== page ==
Mumtaz Mahal

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Artistic depiction of Mumtaz Mahal
The Taj Mahal

Mumtāz Mahal (April 1593 - June 17, 1631) (Persian, Urdu: ممتاز محل; pronunciation /mumtɑːz mɛhɛl/; meaning "beloved ornament of the palace") is the common nickname of Arjumand Banu Begum, an Indian-Persian Empress in the Mughal Dynasty. She was born in Agra, India. Her father was the Persian noble Abdul Hasan Asaf Khan, the brother of Nur Jehan (who subsequently became the wife of the emperor Jahangir). She was religiously a Shi'a Muslim. She was married at the age of 19, on May 10, 1612, to Prince Khurram, who would later ascend the Peacock Throne as Mughal emperor Shah Jahan I. She was his third wife, and became his favorite.

She died in Burhanpur in the Deccan (now in Madhya Pradesh) during the birth of their fourteenth child, a daughter named Gauhara Begum. Her body remained at Burhanpur for 23 years until the Taj was completed. Only then was her coffin shifted to Agra. Her body was then buried in the Taj Mahal in Agra, which is widely acknowledged to be one of the world's most beautiful buildings, a triumph of architectural skill and an immortal monument to love. If Mumtaz had not lived, if her husband had not cherished her memory as much as he did, the world would lack a jewel in the crown of human artistic and creative achievement. Millions of visitors to this sublime memorial are inspired to imagine that if men and women could produce such an exquisite, beautiful witness to love, they might also have the necessary creativity to make the world a place where only love and harmony exist between people, banishing hatred and hostility from the human space.

Contents

Biography

In 1607 C.E. (1016 AH), Prince Khurrum was betrothed to Arjumand Banu Begum, who was just 14 years old at the time. She would become the unquestioned love of his life. They would however, have to wait five years before they were married in 1612 C.E. (1021 AH), on a date selected by the court astrologers as most conducive to ensuring a happy marriage. After their wedding celebrations, Khurram "finding her in appearance and character elect among all the women of the time," gave her the title 'Mumtaz Mahal' Begum (Chosen One of the Palace) (18 AH).[1] The intervening years had seen Khurrum take two other wives. By all accounts, however, Khurram was so taken with Mumtaz, that he showed little interest in exercising his polygamous rights with the two earlier wives, other than dutifully siring a child with each. According to the official court chronicler, Qazwini, the relationship with his other wives "had nothing more than the status of marriage. The intimacy, deep affection, attention, and favor which His Majesty had for the Cradle of Excellence (Mumtaz) exceeded by a thousand times what he felt for any other."[1][2][3]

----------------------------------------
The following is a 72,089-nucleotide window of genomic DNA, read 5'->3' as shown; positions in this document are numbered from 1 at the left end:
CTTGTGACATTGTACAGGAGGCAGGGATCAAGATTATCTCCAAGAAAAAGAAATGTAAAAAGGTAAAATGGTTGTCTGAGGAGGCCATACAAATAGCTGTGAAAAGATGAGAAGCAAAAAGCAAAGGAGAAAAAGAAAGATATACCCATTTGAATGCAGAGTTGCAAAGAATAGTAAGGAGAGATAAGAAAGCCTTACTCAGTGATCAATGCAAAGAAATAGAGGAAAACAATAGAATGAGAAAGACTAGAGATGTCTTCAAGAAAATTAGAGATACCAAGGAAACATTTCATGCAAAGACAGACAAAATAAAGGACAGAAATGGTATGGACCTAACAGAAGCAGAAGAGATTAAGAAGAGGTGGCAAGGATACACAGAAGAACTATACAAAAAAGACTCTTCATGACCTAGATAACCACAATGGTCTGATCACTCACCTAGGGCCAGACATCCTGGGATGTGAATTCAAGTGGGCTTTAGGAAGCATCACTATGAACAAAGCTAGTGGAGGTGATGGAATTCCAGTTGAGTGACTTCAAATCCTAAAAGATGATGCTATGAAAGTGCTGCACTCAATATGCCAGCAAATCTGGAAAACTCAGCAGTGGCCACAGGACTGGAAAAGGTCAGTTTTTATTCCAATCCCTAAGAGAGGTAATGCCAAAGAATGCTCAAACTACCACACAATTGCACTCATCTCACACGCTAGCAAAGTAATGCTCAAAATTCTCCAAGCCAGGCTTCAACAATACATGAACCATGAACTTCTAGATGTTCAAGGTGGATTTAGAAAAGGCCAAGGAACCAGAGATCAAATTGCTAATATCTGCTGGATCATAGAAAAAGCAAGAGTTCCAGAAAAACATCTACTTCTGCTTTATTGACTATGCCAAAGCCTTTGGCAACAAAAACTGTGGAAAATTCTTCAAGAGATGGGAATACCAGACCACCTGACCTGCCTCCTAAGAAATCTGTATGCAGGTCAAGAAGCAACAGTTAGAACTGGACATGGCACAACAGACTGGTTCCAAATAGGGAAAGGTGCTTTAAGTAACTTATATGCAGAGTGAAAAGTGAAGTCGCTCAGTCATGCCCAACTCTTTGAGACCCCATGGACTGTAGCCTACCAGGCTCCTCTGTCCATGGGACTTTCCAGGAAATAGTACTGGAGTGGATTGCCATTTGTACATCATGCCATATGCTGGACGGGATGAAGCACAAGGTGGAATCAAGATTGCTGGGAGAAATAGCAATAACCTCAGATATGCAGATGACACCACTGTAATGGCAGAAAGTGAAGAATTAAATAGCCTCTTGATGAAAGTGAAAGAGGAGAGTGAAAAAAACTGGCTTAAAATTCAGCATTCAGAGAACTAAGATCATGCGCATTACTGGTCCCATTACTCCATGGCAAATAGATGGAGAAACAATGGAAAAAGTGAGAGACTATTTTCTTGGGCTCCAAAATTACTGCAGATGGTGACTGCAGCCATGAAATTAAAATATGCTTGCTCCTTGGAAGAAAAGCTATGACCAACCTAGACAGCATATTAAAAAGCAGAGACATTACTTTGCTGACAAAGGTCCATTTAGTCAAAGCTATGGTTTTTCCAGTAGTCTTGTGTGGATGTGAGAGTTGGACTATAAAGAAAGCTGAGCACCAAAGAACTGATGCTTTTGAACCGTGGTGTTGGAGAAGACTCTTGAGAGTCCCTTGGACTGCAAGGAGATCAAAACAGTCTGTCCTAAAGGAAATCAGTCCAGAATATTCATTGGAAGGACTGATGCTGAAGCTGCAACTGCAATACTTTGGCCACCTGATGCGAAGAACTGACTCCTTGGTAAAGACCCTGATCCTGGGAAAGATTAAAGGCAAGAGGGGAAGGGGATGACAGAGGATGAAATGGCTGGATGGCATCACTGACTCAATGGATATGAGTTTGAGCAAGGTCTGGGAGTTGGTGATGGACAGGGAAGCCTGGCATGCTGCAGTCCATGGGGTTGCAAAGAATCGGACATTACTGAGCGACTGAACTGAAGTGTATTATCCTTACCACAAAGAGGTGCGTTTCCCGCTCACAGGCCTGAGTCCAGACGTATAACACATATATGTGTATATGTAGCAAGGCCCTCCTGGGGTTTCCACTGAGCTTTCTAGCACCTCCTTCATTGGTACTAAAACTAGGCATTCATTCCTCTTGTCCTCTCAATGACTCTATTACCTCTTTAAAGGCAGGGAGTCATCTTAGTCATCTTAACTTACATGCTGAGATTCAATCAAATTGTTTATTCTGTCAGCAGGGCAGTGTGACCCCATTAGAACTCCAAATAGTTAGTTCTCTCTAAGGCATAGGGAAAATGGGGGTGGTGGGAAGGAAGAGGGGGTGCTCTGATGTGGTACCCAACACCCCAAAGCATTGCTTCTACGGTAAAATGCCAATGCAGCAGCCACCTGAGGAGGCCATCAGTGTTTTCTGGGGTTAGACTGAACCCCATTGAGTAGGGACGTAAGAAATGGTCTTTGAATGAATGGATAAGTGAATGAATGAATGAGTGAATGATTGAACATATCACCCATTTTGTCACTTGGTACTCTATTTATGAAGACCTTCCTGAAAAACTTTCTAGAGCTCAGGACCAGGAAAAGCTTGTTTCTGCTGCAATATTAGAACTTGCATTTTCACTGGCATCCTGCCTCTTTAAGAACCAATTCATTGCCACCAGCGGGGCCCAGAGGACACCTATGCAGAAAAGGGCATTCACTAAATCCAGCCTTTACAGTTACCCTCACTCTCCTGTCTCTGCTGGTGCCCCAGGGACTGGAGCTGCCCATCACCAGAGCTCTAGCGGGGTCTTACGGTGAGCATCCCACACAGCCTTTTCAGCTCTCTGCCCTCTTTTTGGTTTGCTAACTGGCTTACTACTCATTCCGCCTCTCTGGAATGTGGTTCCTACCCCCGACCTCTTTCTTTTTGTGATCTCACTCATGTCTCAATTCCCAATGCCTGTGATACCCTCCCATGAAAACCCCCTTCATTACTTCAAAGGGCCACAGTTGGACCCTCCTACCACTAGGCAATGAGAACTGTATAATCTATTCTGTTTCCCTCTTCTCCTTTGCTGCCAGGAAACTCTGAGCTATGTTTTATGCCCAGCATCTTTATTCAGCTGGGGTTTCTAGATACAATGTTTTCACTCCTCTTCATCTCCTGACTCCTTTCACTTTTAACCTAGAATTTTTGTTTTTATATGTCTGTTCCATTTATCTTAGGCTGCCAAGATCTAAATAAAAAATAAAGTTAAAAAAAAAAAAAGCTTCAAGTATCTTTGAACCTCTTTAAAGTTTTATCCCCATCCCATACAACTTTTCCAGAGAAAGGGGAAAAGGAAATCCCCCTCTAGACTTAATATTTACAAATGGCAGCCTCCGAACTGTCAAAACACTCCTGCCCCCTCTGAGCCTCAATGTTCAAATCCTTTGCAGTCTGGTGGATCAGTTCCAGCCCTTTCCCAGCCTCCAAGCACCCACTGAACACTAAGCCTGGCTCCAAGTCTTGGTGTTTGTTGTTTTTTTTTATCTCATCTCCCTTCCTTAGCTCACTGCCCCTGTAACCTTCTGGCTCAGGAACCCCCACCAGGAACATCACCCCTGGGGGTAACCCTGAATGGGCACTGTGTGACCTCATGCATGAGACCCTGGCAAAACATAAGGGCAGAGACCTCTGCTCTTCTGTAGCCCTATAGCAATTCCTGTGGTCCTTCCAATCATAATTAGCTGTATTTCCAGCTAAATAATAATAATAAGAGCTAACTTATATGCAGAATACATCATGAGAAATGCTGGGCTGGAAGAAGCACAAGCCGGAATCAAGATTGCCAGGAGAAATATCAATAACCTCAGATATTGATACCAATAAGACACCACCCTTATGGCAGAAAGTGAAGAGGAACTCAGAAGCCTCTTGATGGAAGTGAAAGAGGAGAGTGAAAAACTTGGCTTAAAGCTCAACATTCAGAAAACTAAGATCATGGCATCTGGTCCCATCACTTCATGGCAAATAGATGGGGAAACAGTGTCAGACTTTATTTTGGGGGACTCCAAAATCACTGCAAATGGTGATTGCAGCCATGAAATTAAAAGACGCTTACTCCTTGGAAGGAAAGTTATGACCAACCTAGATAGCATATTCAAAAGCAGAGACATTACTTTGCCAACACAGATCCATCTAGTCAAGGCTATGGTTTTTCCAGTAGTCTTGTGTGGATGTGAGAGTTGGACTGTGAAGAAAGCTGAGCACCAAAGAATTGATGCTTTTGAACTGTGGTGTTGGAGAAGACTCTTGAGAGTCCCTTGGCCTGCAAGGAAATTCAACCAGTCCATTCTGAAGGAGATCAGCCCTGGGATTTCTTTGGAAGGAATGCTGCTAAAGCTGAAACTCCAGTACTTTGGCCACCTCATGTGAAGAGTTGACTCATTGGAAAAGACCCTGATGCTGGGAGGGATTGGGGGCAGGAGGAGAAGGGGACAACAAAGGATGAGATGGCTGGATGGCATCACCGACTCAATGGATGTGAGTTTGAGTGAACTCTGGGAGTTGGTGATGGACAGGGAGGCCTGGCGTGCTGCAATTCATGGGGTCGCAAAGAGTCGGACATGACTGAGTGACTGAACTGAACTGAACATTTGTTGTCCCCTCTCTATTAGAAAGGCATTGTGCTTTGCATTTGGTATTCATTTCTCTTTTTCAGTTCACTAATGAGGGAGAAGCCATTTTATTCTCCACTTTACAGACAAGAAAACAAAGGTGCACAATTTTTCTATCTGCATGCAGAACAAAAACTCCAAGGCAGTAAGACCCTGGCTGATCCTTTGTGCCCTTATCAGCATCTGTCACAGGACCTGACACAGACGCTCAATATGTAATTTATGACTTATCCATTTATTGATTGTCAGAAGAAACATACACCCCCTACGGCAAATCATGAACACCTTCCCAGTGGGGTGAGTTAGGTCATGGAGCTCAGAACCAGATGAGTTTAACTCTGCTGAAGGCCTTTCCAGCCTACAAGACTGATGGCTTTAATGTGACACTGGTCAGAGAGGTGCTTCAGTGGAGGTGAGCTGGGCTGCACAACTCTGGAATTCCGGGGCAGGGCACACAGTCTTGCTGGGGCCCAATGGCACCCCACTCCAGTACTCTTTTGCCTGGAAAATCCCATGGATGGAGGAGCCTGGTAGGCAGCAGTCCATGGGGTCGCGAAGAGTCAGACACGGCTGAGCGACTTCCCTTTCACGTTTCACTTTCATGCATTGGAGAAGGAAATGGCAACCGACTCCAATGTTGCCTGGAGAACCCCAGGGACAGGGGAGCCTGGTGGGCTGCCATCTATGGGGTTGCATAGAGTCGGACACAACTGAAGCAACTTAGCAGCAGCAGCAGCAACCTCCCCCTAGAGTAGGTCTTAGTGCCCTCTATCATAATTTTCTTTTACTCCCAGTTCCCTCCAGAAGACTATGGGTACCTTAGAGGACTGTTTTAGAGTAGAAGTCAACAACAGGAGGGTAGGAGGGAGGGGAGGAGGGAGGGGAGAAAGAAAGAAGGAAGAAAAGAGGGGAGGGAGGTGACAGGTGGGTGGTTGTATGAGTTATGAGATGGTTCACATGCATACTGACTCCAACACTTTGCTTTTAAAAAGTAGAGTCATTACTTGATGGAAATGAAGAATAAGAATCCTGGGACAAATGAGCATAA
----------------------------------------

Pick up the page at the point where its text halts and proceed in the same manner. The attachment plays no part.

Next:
Marriage

Mumtaz Mahal had a very deep and loving marriage with Shah Jahan. Even during her lifetime, poets would extol her beauty, gracefulness and compassion. Mumtaz Mahal was Shah Jahan's trusted companion, travelling with him all over the Mughal Empire. He trusted her so far that he even gave her his imperial seal, the Muhr Uzah. Mumtaz was portrayed as the perfect wife with no aspirations to political power in contrast to Nur Jehan, the wife of Jahangir who had wielded considerable influence in the previous reign.[4] She was a great influence on him, apparently often intervening on behalf of the poor and destitute. But she also enjoyed watching elephant and combat fights performed for the court. It was quite common for women of noble birth to commission architecture in the Mughal Empire. Mumtaz devoted some time to a riverside garden in Agra.

Despite her frequent pregnancies, Mumtaz traveled with Shah Jahan's entourage throughout his earlier military campaigns and the subsequent rebellion against his father. She was his constant companion and trusted confidant and their relationship was intense. Indeed, the court historians go to unheard lengths to document the intimate and erotic relationship the couple enjoyed. In their nineteen years of marriage, they had thirteen children together[4], seven of whom died at birth or at a very young age.

Death